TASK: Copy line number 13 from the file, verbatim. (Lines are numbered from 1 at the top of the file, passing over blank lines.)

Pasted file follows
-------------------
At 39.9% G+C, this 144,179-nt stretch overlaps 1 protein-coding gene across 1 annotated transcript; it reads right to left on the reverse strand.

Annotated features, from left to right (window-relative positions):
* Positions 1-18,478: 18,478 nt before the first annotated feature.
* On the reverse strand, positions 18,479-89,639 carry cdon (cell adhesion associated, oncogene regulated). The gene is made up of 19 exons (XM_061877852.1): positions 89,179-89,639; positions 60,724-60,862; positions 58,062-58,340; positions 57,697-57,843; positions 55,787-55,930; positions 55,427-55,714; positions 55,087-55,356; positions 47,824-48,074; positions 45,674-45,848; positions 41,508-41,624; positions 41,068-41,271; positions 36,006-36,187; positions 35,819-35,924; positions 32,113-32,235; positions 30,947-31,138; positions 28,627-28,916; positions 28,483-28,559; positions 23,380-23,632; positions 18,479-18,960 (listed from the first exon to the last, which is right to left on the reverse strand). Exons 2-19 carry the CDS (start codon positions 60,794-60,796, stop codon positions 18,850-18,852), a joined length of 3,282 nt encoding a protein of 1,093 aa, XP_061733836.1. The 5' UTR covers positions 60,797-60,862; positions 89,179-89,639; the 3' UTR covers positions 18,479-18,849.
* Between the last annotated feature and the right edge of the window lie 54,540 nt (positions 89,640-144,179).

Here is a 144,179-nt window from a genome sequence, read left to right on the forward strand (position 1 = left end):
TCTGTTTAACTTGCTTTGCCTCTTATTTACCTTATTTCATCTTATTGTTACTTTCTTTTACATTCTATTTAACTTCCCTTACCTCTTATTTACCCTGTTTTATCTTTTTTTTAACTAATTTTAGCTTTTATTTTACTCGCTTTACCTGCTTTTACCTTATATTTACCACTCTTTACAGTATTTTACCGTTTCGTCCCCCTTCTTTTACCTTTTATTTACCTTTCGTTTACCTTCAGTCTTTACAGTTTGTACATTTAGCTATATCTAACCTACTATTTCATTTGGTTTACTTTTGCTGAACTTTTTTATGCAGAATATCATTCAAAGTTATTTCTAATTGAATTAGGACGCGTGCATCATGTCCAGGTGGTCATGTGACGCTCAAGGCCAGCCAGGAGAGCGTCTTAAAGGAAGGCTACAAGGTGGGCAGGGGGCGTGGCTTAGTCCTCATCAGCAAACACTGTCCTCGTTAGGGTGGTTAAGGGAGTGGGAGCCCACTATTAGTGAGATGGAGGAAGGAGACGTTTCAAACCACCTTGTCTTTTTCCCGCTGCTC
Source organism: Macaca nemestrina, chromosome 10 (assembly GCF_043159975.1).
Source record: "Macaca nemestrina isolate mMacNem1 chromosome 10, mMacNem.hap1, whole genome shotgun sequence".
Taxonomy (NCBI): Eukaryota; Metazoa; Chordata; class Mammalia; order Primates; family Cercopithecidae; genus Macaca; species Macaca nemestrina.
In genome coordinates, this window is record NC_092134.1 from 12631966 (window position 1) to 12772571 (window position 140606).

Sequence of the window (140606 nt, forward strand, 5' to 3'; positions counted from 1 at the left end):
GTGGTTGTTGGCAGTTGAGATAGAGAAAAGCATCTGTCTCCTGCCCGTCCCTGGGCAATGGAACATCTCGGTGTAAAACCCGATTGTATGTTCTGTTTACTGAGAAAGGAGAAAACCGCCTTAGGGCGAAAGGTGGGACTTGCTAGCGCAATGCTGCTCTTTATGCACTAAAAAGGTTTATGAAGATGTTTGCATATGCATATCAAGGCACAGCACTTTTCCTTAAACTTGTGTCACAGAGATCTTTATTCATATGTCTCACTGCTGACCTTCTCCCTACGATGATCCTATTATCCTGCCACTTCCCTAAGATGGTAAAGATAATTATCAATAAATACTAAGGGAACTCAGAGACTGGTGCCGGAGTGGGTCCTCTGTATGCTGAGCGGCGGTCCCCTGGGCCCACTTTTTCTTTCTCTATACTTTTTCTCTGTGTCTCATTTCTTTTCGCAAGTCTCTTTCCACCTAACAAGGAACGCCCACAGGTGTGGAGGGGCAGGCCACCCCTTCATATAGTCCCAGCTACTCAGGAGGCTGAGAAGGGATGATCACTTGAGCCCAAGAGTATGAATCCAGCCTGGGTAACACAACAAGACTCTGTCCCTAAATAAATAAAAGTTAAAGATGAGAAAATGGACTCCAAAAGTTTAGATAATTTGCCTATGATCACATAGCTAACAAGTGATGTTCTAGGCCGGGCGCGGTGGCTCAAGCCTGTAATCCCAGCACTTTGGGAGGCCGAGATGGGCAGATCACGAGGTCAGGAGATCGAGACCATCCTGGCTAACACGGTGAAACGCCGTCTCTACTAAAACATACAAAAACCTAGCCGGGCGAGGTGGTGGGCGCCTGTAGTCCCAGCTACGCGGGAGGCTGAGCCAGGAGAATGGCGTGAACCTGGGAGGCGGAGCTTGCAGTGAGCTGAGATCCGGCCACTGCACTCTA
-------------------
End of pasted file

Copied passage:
GTGGTTGTTGGCAGTTGAGATAGAGAAAAGCATCTGTCTCCTGCCCGTCCCTGGGCAATGGAACATCTCGGTGTAAAACCCGATTGTATGTTCTGTTTACTGAGAAAGGAGAAAACCGCCTTAGGGCGAAAGGTGGGACTTGCTAGCGCAATGCTGCTCTTTATGCACTAAAAAGGTTTATGAAGATGTTTGCATATGCATATCAAGGCACAGCACTTTTCCTTAAACTTGTGTCACAGAGATCTTTATTCATATGTCTCACTGCTGACCTTCTCCCTACGATGATCCTATTATCCTGCCACTTCCCTAAGATGGTAAAGATAATTATCAATAAATACTAAGGGAACTCAGAGACTGGTGCCGGAGTGGGTCCTCTGTATGCTGAGCGGCGGTCCCCTGGGCCCACTTTTTCTTTCTCTATACTTTTTCTCTGTGTCTCATTTCTTTTCGCAAGTCTCTTTCCACCTAACAAGGAACGCCCACAGGTGTGGAGGGGCAGGCCACCCCTTCATATAGTCCCAGCTACTCAGGAGGCTGAGAAGGGATGATCACTTGAGCCCAAGAGTATGAATCCAGCCTGGGTAACACAACAAGACTCTGTCCCTAAATAAATAAAAGTTAAAGATGAGAAAATGGACTCCAAAAGTTTAGATAATTTGCCTATGATCACATAGCTAACAAGTGATGTTCTAGGCCGGGCGCGGTGGCTCAAGCCTGTAATCCCAGCACTTTGGGAGGCCGAGATGGGCAGATCACGAGGTCAGGAGATCGAGACCATCCTGGCTAACACGGTGAAACGCCGTCTCTACTAAAACATACAAAAACCTAGCCGGGCGAGGTGGTGGGCGCCTGTAGTCCCAGCTACGCGGGAGGCTGAGCCAGGAGAATGGCGTGAACCTGGGAGGCGGAGCTTGCAGTGAGCTGAGATCCGGCCACTGCACTCTA